Recently, Pauline and I had the great pleasure of dropping into artist Hanna Liden’s Union Square studio. Actually, it wasn’t her real studio, but a temporary one lent to her while her place in Chinatown was being repainted. There, we discovered an austere room without any artifices. And we met Hanna, a really sweet person, whose blue eyes look right into your soul.
Alexandre Stipanovich: Didn’t you start photography when you were 10 or 12?
Hanna Liden: I don’t remember how old I was, but I was pretty young when I started taking pictures. I remember taking photos of flowers, friends... They were mostly focused on one subject. I think it just fascinated me – it’s fun.
AS: Coming from Sweden and London, how did you manage to build your nest in New York when you arrived 13 years ago?
HL: When I came here, I was pretty young. I went to college here, so I don’t think it was anymore difficult than coming from like, New Jersey or whatever. If you want to do it, you do it.
AS: When was it that you decided to stay?
HL: There wasn’t a particular incident. I remember deciding that I really wanted to stay here right after 9-11, because my family and friends assumed I would go back to Europe. I felt really strongly about staying.
AS: What brought you to New York?
HL: I came to go to college at Parsons, which used to be really good for photography. At the time, I assumed it was what I was supposed to do – to go into the photography department. If I were to go to college now, I would probably just go to school for art. Parsons wasn’t what I expected, but it gave me time.
AS: Your first series is all about the forests of Sweden. Did you start working on it before or after moving to New York?
HL: After. I don’t think I ever would have done that if I hadn’t moved to NY. I wouldn’t have found it interesting.
AS: So, the distance made you interested in the forest?
HL: Yeah, or just the idea of where I was from. Or something like that.
AS: This series reminds me a bit of Peter Beste's black metal photographs – but these are more on the feminine side.
HL: It’s a bit like that, but it’s more connected to Nordic painting, like David Caspar Friedrich and people like that. People who make romantic landscape paintings that are very dark at times. I think that served more as inspiration than this sort of popular culture. Although it does have a lot of popular culture references.
AS: Is there something special about the woods or Nordic culture?
HL: Yeah, the woods, but also the mountains. I think so.
AS: Are they enchanted perhaps?
HL: Yeah a little bit, maybe. But I haven't done that kind of photography for some years now.
AS: You also did a series of city landscapes with candles. How did you come up with such a poetic vision of the city?
HL: I made a lot of props for my landscape photographs in the studio. I eventually started making sets with the props and only shooting the props – like still lives. Then, I started the candle series. It has a similar mood to the landscapes, even though the photos are still lives. They’re in the studio, but they’re actually cityscapes. It’s just a different approach.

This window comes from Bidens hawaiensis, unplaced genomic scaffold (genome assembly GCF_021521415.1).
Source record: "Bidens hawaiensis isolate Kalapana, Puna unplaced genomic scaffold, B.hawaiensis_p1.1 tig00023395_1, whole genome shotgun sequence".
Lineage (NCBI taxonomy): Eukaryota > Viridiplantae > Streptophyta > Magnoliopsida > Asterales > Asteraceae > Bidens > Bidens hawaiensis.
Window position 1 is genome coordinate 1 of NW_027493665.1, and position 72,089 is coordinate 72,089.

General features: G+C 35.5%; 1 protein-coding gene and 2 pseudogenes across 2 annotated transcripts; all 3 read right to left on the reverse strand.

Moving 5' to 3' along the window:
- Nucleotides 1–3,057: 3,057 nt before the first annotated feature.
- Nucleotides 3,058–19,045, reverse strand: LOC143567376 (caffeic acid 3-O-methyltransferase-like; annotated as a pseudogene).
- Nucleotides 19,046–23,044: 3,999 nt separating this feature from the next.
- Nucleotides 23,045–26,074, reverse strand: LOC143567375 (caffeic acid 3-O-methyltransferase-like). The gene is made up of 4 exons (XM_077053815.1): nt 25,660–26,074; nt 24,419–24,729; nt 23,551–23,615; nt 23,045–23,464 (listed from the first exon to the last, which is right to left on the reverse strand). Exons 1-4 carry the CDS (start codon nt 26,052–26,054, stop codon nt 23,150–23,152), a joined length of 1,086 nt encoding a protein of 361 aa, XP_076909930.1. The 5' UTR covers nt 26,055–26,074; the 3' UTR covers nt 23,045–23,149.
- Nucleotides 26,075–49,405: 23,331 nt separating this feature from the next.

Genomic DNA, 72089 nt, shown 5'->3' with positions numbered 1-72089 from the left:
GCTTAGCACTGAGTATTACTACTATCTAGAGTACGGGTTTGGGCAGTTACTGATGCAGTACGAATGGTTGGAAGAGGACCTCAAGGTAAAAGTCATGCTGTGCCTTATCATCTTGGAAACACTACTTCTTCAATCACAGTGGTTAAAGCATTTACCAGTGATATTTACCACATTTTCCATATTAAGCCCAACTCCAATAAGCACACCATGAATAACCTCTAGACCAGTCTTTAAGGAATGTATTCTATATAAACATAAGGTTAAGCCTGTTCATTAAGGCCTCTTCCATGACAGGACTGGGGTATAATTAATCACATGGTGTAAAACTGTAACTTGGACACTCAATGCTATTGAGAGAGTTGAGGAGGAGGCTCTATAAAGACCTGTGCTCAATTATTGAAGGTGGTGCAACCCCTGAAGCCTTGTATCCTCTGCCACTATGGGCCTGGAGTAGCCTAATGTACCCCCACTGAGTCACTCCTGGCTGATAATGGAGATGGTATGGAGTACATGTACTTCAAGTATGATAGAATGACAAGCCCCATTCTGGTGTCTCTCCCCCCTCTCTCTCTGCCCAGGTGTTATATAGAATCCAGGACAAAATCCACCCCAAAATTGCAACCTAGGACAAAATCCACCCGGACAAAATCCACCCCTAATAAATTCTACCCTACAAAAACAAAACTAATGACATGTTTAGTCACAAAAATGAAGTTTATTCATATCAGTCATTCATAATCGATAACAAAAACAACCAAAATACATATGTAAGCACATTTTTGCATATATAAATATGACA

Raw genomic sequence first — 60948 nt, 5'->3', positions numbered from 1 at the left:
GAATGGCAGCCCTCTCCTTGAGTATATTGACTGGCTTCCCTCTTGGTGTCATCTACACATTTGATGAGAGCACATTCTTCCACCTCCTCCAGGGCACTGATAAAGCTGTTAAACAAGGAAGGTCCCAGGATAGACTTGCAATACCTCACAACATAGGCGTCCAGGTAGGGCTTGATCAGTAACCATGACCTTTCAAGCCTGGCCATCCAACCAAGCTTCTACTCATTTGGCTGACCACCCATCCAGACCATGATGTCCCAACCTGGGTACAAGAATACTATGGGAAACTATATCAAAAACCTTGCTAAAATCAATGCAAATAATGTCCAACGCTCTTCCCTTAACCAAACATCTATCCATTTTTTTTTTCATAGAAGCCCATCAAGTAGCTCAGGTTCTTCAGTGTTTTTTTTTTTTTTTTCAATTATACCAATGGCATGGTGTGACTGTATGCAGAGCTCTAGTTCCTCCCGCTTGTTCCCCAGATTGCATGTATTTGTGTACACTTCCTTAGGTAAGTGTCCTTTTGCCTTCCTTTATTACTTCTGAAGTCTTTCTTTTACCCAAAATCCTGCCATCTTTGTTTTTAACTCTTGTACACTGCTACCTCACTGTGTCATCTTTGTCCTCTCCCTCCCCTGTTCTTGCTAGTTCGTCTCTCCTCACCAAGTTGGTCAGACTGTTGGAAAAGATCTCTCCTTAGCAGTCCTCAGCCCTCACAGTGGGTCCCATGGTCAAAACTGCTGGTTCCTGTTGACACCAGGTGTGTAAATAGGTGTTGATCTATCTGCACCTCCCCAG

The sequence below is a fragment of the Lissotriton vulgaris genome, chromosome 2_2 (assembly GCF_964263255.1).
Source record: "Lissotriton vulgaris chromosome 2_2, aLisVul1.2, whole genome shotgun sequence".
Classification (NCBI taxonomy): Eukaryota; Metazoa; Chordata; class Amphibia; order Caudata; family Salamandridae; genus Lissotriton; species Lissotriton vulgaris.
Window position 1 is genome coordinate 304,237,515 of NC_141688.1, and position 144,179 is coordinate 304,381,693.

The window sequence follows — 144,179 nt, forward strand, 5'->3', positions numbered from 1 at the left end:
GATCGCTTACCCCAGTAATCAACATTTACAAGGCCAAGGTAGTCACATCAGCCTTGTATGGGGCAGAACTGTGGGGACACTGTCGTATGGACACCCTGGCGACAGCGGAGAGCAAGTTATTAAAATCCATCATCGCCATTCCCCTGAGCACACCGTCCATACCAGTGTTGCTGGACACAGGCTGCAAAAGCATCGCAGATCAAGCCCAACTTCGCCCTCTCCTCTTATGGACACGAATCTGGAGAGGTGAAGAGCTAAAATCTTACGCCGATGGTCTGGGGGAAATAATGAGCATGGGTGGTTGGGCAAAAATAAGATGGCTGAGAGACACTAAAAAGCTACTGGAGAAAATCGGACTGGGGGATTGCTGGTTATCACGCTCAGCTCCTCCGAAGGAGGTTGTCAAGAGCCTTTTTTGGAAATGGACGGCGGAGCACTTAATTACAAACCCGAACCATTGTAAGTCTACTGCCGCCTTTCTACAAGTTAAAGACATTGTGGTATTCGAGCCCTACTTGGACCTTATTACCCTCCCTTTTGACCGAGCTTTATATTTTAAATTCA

AS: The sight of the candles as skyscrapers feels as if the city is consuming itself, ultimately fading away.
HL: Yeah, it looks a lot like New York, but it’s a generic city. It could be any city.
AS: [Pointing to the canvases on the floor] Are you working on a new series of paintings?
HL: They’re not really paintings. They’re more like collages on canvas. I’m doing this show at the end of the summer – It’s going to be mostly sculpture but also these collages. There’s something about the surface of a photograph that you can never really enter – it’s a very closed thing. It was starting to bore me a little bit, so that’s why I’m doing these sculptural pieces now.
AS: I saw your show with Nate Lowman at Salon 94; it was really great. There were some collaborative pieces, right?
HL: It was more of a dialogue between his paintings and my photographs. There were only two collaborative pieces: the work with the receipts, and a drawing. But other than those, we made all of the other pieces simultaneously. That was really fun show to do. It was really natural because we always have that dialogue anyway. It was something we always wanted to do and the time was right.
AS: Do you believe in the supernatural?
HL: I don’t at all. I wish I did. I wish I were religious too, but I’m just not. It’s just not the way my mind works. For instance, I wouldn’t say I’m 100% sure that ghosts don't exist, but I’m definitely not the kind of person who is like, “There’s a ghost in this building!” I’m very rational most of the time. But it’s fascinating to me. These ideas and how people believe in them. I’m interested in it, but I don’t believe in it. I think it’s very logical that people do believe in it. It’s very difficult to not believe in anything.
AS: A friend of mine stayed in a supposedly haunted hotel that used to host Titanic survivors. He said he felt a breath at some point – and that somebody touched him!
HL: I’ve seen a ghost before, but it makes more sense to me that it was a hallucination. I guess it depends on what you call it. If you want to call it a ghost, you call it a ghost.
AS: Any upcoming projects?
HL: I’m in a group show at OHWOW
that just opened last Thursday. Then in September, I have a show at the Fireplace Project. Those are on the radar right now. And then in the fall, I’m not sure.
"Post 9-11" is on view at OHWOW LA through August 27, 2011.
Photos by Pauline Beaudemont.
It Takes Two